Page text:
> Bracket(Bra(R, x, y, z), Ket(P, p[x], p[y], p[z]));
 $⟨\phantom{\rule[-0.0ex]{0.3em}{0.0ex}}{{R}}_{{x}{,}{y}{,}{z}}\phantom{\rule[-0.0ex]{0.3em}{0.0ex}}{|}\phantom{\rule[-0.0ex]{0.3em}{0.0ex}}{{P}}_{{{p}}_{{x}}{,}{{p}}_{{y}}{,}{{p}}_{{z}}}\phantom{\rule[-0.0ex]{0.3em}{0.0ex}}⟩$ (20)

Let their scalar product be the corresponding normalized plane wave (see References below).

 > (20) = 1/(2*Pi)^(3/2)*exp(I*(x*p[x] + y*p[y]+z*p[z]));
 $⟨\phantom{\rule[-0.0ex]{0.3em}{0.0ex}}{{R}}_{{x}{,}{y}{,}{z}}\phantom{\rule[-0.0ex]{0.3em}{0.0ex}}{|}\phantom{\rule[-0.0ex]{0.3em}{0.0ex}}{{P}}_{{{p}}_{{x}}{,}{{p}}_{{y}}{,}{{p}}_{{z}}}\phantom{\rule[-0.0ex]{0.3em}{0.0ex}}⟩{=}\frac{\sqrt{{2}}{}{{ⅇ}}^{{I}{}\left({x}{}{{p}}_{{x}}{+}{y}{}{{p}}_{{y}}{+}{z}{}{{p}}_{{z}}\right)}}{{4}{}{{\mathrm{\pi }}}^{{3}}{{2}}}}$ (21)

To set the above as a rule when computing Brackets between the vectors $R$ and $P$, use the Setup command.

 > Setup((21));
  (22)

Now this rule is used automatically.

 > %Bracket(Bra(R, a, b, c), Ket(P, d, e, f));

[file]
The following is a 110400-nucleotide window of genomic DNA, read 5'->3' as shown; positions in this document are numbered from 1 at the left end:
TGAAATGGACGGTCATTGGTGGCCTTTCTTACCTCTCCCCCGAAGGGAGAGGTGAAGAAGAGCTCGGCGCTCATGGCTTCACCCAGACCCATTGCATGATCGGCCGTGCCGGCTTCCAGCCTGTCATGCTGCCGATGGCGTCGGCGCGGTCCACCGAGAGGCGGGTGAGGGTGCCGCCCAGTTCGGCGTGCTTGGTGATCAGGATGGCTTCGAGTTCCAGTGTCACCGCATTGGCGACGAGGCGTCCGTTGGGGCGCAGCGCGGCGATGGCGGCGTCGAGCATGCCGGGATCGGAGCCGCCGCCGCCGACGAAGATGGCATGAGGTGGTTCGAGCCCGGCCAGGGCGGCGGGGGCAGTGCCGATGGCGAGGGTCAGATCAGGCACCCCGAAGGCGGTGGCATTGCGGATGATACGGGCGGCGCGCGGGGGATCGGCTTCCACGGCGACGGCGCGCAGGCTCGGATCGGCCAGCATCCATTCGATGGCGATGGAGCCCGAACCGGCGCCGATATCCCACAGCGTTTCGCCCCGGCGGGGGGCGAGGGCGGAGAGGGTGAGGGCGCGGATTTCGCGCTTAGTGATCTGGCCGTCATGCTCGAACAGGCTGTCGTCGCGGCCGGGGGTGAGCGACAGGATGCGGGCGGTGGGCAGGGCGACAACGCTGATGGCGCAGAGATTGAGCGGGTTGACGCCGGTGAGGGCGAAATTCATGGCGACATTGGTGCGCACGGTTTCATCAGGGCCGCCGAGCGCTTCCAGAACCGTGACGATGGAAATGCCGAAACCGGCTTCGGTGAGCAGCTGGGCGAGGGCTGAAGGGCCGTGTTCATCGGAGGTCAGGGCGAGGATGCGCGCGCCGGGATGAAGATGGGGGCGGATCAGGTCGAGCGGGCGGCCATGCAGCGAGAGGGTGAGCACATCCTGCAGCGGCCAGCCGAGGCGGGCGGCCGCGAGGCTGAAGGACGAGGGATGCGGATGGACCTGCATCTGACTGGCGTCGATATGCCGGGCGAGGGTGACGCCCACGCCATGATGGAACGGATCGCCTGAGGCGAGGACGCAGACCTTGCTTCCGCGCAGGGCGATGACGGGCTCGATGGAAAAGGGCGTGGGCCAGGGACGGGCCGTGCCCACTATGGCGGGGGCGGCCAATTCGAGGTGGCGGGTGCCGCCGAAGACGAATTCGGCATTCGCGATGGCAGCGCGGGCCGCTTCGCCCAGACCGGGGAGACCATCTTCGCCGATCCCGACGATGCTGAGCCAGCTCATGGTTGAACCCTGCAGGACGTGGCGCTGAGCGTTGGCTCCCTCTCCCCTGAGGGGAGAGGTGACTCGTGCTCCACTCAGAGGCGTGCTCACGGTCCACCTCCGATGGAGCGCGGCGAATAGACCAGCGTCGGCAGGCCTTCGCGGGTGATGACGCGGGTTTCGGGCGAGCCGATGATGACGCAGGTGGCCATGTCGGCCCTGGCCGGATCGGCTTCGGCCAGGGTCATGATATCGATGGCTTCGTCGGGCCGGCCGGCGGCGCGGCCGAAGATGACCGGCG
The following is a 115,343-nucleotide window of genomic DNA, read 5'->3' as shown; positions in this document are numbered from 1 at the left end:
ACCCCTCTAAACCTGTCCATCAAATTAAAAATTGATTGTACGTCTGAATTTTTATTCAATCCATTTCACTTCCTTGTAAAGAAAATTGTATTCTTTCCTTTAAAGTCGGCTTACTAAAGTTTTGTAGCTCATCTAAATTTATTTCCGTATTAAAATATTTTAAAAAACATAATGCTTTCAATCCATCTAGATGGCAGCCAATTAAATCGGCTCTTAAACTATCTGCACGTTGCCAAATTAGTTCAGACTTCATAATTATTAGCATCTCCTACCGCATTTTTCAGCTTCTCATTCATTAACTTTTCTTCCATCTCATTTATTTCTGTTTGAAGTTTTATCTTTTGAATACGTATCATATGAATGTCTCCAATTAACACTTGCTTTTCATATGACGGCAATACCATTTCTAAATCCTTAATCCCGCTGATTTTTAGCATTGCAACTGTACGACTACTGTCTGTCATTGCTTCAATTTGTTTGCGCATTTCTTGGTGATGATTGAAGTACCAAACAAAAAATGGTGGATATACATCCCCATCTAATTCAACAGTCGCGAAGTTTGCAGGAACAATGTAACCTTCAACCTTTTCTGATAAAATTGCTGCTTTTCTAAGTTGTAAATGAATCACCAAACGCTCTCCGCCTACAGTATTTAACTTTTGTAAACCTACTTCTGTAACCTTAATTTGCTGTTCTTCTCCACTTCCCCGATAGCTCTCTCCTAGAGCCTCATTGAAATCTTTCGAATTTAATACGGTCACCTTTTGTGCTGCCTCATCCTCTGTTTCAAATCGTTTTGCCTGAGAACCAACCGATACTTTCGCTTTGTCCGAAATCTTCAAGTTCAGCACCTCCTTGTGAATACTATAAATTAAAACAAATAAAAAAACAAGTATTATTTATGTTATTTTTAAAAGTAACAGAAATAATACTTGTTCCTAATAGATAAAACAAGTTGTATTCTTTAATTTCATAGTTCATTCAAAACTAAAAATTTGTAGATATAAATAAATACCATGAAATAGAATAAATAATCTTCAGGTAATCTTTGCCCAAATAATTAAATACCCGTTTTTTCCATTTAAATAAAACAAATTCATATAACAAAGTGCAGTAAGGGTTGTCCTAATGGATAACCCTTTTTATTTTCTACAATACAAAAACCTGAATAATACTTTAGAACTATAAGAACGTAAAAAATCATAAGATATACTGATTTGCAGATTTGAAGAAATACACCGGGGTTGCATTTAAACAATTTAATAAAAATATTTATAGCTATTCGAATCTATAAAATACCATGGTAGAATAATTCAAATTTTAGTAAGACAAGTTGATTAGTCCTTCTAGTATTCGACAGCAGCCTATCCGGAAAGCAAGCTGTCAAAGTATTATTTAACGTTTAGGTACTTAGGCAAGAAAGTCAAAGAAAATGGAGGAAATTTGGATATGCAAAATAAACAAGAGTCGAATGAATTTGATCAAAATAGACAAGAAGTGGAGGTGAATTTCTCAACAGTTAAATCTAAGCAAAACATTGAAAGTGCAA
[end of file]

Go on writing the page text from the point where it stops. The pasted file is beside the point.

$⟨\phantom{\rule[-0.0ex]{0.3em}{0.0ex}}{{R}}_{{a}{,}{b}{,}{c}}\phantom{\rule[-0.0ex]{0.3em}{0.0ex}}{|}\phantom{\rule[-0.0ex]{0.3em}{0.0ex}}{{P}}_{{d}{,}{e}{,}{f}}\phantom{\rule[-0.0ex]{0.3em}{0.0ex}}⟩$ (23)
 > value((23));
 $\frac{\sqrt{{2}}{}{{ⅇ}}^{{I}{}\left({a}{}{d}{+}{b}{}{e}{+}{f}{}{c}\right)}}{{4}{}{{\mathrm{\pi }}}^{{3}}{{2}}}}$ (24)
 > Setup(continuousbasis = {P,R});
 $\mathrm{* Partial match of \text{'}}\mathrm{continuousbasis}\mathrm{\text{'} against keyword \text{'}}\mathrm{quantumcontinuousbasis}\text{'}$
 $\mathrm{_______________________________________________________}$
 $\left[{\mathrm{quantumcontinuousbasis}}{=}\left\{{P}{,}{R}\right\}\right]$ (25)
 > Projector(Ket(P, p[1], p[2], p[3]));